His purchase was premeditated; it wasn’t something he’d done lightly. George had spent hours poring over the computer checking out websites and balancing the pros and cons, had joined the N.R.A. and was staunchly in favor of the second amendment by the time his lifetime membership arrived in the post. He’d the jargon down, the litany of the pro-gun advocate; how the police where always five minutes late, that it wasn’t guns that killed people, it was people that killed people. If guns were to blame for the innumerable shooting deaths in the United States then similarly pencils were responsible for every spelling mistake. That a gun was just a tool, just like a hammer or a cooking pot, it served a purpose, it was there if necessary – better to have than not. Convinced he was doing the right thing he was legally armed and dangerous. One man under god, equipped and deadly, fulfilling his constitutional obligation and prepared to fire in the direction of tyranny and civil unrest – a one man militia, a force to be reckoned with, a flag waving, gun toting, card carrying, tea partying patriot.

George had taken the clerk’s advice, called the gun club and signed up for the requisite causes. Having parked the car he walked up to a building that some enthusiastic architect had taken great pains to design as a military bunker. With a low roof line and black reflective glass and a lot of stainless steel he felt as though he were entering a top secret military establishment rather than a public shooting range. Once again his details were taken. Gun ownership, he was discovering, was all about paper work and he was enrolled in a training class with six other individuals, some of whom had clearly dressed for the occasion there being an all pervasive look of camouflage and military surplus. Taking the old adage of dressing to impress, some of his contemporaries had overstepped the mark with rubber knee protectors, knife proof vests and black fingerless leather gloves. It looked more like a meeting of old contemptibles rather than a group of like-minded armed-to-the-teeth citizens. This season’s color of choice was clearly olive-drab.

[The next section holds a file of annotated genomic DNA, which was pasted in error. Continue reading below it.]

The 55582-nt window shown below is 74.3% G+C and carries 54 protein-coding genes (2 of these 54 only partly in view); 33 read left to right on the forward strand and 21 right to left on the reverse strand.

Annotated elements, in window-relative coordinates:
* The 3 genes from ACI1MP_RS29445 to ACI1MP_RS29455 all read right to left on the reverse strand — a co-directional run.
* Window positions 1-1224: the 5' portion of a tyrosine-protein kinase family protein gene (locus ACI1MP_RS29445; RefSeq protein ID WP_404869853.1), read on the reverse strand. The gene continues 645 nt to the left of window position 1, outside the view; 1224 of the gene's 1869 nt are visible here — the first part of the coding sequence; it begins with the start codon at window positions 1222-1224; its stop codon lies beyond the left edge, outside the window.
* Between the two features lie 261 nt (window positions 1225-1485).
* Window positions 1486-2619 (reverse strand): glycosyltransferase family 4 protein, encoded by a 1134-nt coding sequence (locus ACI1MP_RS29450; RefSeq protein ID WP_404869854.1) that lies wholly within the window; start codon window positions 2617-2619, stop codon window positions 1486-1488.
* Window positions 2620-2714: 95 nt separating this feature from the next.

Listed as group Eagle-Talon they were assembled in a class room. Sitting anxiously waiting for the instructor George felt the thrill of pending battle as adrenalin coursed through his veins. He’d told his son a thousand times that you could achieve anything if you set your mind to it and George  was determined to put the hardware pressing into the small of his back through its paces. Born into the wrong time period but with but with a duelist’s heart he would master the gun on his side.

The quick and the dead, gun fight at the OK corral, storming Normandy beaches; all George wanted was a chance to prove himself.

The door swung open and a man with a crew cut and a thousand mile stare took his place at the front of the class. He cleared his voice and pushed up his sleeves, revealing deaths-head tattoos and crossed daggers. This veteran had clearly seen the edge of eternity and was about to impart some of his war- won-wisdom to the assembled.

Gun school had gone well and after three weeks of two hours on a Thursday afternoon George felt he was more than capable of handling the pistol. Stripping and assembling had become second nature and he could recite muzzle velocities and speak with authority regarding the differences between hollow- points and steel jacketed munitions. They’d graduated with perfectly grouped pistol shots and a state accredited concealed carry permit. Leaving the building he knew life would never be the same, now he was self-reliant, now no matter what life threw at him he would be ready.  Proud of his achievement the pistol had been placed in his bed side drawer, next to the massage oil his wife enjoyed, just in case there ever came a time when the police arrived five minutes too late.